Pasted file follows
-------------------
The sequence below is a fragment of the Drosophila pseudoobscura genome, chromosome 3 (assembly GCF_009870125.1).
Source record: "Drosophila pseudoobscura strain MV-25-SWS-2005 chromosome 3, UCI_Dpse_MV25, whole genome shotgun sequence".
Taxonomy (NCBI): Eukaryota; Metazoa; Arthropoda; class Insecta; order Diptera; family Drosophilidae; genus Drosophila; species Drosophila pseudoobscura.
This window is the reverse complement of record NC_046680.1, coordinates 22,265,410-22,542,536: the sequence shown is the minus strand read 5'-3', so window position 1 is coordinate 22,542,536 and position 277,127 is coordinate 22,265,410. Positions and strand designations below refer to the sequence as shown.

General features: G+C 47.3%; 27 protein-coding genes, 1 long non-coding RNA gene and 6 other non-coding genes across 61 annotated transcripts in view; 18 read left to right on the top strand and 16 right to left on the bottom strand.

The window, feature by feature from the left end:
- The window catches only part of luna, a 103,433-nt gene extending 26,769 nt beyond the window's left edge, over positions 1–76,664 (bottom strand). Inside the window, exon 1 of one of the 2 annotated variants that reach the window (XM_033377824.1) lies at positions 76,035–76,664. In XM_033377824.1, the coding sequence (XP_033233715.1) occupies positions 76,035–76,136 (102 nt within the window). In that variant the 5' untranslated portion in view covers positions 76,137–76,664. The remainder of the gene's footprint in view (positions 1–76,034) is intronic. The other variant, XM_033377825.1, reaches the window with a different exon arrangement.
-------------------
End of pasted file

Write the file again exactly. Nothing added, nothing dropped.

The sequence below is a fragment of the Drosophila pseudoobscura genome, chromosome 3 (assembly GCF_009870125.1).
Source record: "Drosophila pseudoobscura strain MV-25-SWS-2005 chromosome 3, UCI_Dpse_MV25, whole genome shotgun sequence".
Taxonomy (NCBI): Eukaryota; Metazoa; Arthropoda; class Insecta; order Diptera; family Drosophilidae; genus Drosophila; species Drosophila pseudoobscura.
This window is the reverse complement of record NC_046680.1, coordinates 22,265,410-22,542,536: the sequence shown is the minus strand read 5'-3', so window position 1 is coordinate 22,542,536 and position 277,127 is coordinate 22,265,410. Positions and strand designations below refer to the sequence as shown.

General features: G+C 47.3%; 27 protein-coding genes, 1 long non-coding RNA gene and 6 other non-coding genes across 61 annotated transcripts in view; 18 read left to right on the top strand and 16 right to left on the bottom strand.

The window, feature by feature from the left end:
- The window catches only part of luna, a 103,433-nt gene extending 26,769 nt beyond the window's left edge, over positions 1–76,664 (bottom strand). Inside the window, exon 1 of one of the 2 annotated variants that reach the window (XM_033377824.1) lies at positions 76,035–76,664. In XM_033377824.1, the coding sequence (XP_033233715.1) occupies positions 76,035–76,136 (102 nt within the window). In that variant the 5' untranslated portion in view covers positions 76,137–76,664. The remainder of the gene's footprint in view (positions 1–76,034) is intronic. The other variant, XM_033377825.1, reaches the window with a different exon arrangement.